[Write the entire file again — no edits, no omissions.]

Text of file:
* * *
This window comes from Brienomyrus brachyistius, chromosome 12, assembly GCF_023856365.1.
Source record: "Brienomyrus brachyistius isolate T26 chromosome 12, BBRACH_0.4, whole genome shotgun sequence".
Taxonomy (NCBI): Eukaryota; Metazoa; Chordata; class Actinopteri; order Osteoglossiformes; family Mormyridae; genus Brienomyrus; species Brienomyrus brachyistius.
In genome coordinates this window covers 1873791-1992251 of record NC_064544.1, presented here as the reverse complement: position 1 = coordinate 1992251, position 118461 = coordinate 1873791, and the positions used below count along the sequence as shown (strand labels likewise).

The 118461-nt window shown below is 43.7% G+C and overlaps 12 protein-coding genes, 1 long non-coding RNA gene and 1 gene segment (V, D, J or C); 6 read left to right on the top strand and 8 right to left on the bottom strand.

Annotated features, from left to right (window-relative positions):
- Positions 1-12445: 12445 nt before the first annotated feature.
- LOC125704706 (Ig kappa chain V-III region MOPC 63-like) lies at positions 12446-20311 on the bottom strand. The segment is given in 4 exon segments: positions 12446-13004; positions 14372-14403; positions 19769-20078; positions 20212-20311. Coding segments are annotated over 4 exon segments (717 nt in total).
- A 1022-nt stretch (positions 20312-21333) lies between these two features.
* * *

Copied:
This window comes from Brienomyrus brachyistius, chromosome 12, assembly GCF_023856365.1.
Source record: "Brienomyrus brachyistius isolate T26 chromosome 12, BBRACH_0.4, whole genome shotgun sequence".
Taxonomy (NCBI): Eukaryota; Metazoa; Chordata; class Actinopteri; order Osteoglossiformes; family Mormyridae; genus Brienomyrus; species Brienomyrus brachyistius.
In genome coordinates this window covers 1873791-1992251 of record NC_064544.1, presented here as the reverse complement: position 1 = coordinate 1992251, position 118461 = coordinate 1873791, and the positions used below count along the sequence as shown (strand labels likewise).

The 118461-nt window shown below is 43.7% G+C and overlaps 12 protein-coding genes, 1 long non-coding RNA gene and 1 gene segment (V, D, J or C); 6 read left to right on the top strand and 8 right to left on the bottom strand.

Annotated features, from left to right (window-relative positions):
- Positions 1-12445: 12445 nt before the first annotated feature.
- LOC125704706 (Ig kappa chain V-III region MOPC 63-like) lies at positions 12446-20311 on the bottom strand. The segment is given in 4 exon segments: positions 12446-13004; positions 14372-14403; positions 19769-20078; positions 20212-20311. Coding segments are annotated over 4 exon segments (717 nt in total).
- A 1022-nt stretch (positions 20312-21333) lies between these two features.